2012 05 17 – NOAAs 11476, 11477, 11478, 11479, 11482, 11484, NE Prominence
1245 UT – 1845 UT
Temp: 20-30C, calm – S 5mph, clear.
Seeing: Wilson 4.8-1.2, Transparency: 5/6-4/6, 50x.
Maxscope DS 60mm H-alpha, LXD75, Baader Planetarium Hyperion 8-24mm Mark III.
During the time I observed, a very large prominence off the northeast limb was enlarging and in the process of ejecting as it broke free from the magnetic fields supporting it. I’ve never visually witnessed that large of a prominence breaking away from the Sun before. What really stunned me was how bright it remained over several hours that far off the limb. I grabbed an 8-sketch sequence spanning over 6 hours of the event, not including the full disk rendering I recorded earlier in the day. The last 35 minutes of my session, the prominence became very faint and diffuse. I stopped seeing any connection from the limb after 1717 UT. Of course, that doesn’t necessarily mean there wasn’t, but was perhaps too faint for my tired eyes to see. Please click in the gallery at the bottom of this post to view the entire sequence individually.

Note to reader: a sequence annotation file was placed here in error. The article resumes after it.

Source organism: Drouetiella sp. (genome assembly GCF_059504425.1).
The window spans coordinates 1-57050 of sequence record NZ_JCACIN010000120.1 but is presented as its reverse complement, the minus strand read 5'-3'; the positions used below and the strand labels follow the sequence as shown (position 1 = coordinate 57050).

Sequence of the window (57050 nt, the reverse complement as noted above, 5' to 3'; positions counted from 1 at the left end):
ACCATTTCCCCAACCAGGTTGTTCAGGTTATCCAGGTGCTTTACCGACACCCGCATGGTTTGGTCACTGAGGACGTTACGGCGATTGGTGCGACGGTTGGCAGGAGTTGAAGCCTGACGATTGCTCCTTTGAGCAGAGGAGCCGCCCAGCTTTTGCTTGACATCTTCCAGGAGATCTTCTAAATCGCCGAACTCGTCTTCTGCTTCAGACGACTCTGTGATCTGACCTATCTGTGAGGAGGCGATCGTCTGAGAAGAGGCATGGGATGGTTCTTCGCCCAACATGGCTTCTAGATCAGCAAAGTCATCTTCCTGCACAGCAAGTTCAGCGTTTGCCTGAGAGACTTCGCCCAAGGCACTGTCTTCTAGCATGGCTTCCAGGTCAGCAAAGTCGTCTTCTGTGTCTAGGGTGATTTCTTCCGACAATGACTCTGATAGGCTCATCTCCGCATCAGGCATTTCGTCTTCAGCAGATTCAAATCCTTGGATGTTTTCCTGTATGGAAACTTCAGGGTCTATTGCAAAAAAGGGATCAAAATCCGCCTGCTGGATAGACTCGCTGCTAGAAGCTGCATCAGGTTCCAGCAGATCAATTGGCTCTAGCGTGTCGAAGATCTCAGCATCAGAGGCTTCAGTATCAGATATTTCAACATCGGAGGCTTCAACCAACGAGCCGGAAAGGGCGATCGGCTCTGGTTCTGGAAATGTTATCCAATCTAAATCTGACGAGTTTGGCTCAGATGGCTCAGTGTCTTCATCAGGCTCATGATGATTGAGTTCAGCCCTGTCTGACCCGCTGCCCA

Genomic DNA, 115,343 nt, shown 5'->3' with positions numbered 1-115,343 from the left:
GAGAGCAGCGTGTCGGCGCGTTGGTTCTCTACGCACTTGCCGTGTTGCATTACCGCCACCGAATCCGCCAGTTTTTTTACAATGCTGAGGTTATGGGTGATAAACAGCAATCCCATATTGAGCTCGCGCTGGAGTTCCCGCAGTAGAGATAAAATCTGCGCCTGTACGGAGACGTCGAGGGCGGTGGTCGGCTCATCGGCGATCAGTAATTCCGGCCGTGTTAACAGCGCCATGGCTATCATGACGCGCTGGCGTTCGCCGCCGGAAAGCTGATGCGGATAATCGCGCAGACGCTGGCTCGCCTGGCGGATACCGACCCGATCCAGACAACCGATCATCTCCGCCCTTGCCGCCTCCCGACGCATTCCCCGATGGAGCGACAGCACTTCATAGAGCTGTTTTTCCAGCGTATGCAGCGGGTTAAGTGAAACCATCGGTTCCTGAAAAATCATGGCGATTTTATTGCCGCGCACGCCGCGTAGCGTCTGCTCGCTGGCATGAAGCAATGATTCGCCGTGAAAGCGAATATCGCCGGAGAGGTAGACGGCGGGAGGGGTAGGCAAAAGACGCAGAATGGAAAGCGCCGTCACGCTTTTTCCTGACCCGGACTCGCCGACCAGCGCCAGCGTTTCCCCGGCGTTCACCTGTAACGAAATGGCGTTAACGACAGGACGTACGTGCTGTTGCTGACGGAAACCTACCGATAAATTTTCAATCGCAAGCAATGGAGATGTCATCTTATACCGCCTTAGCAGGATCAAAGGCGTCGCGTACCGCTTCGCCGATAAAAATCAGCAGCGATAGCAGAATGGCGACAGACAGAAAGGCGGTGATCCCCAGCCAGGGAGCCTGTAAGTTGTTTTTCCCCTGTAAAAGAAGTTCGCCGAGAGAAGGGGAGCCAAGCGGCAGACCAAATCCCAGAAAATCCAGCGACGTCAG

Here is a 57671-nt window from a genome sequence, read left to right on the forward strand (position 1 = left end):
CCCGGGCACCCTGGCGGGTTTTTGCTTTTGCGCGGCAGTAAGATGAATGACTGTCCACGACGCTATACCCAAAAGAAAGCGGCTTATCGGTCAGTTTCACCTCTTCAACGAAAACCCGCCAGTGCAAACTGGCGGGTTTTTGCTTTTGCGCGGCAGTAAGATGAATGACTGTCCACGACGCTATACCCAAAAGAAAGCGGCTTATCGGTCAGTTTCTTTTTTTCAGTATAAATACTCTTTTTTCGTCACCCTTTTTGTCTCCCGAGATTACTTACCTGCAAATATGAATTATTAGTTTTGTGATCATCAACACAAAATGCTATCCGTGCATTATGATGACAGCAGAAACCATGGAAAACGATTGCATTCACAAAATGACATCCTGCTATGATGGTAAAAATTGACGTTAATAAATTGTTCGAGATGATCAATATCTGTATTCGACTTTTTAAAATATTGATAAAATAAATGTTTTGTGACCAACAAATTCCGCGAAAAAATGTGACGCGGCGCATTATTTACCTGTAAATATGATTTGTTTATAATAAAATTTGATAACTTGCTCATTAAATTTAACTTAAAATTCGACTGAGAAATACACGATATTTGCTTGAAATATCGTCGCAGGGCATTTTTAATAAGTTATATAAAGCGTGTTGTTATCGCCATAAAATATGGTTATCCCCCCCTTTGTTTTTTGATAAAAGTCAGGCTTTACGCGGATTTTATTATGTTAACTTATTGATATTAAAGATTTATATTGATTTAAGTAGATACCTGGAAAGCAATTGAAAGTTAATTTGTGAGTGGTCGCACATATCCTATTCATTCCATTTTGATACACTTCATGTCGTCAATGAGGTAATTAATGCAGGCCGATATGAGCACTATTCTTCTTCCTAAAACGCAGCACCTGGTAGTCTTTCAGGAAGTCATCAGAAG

Sketches created at the eyepiece with black Strathmore Artagain paper, white Conte’ crayon and pencil, white Prang color pencil, Derwent charcoal pencil, black oil pencil.
There was an coronal mass ejection (CME) recorded between the hours 0137 UT – 0648 UT by SOHO that began with an M5 class flare and reached S2 at its peak, hurling solar protons into space at speeds faster than 1500 km/s (per Spaceweather.com) 1476, in all its glory, has finally reached the western limb and is about to disappear from our view. It went out with a bang. Very condensed, short and slender prominences were in that area and the plage was very bright.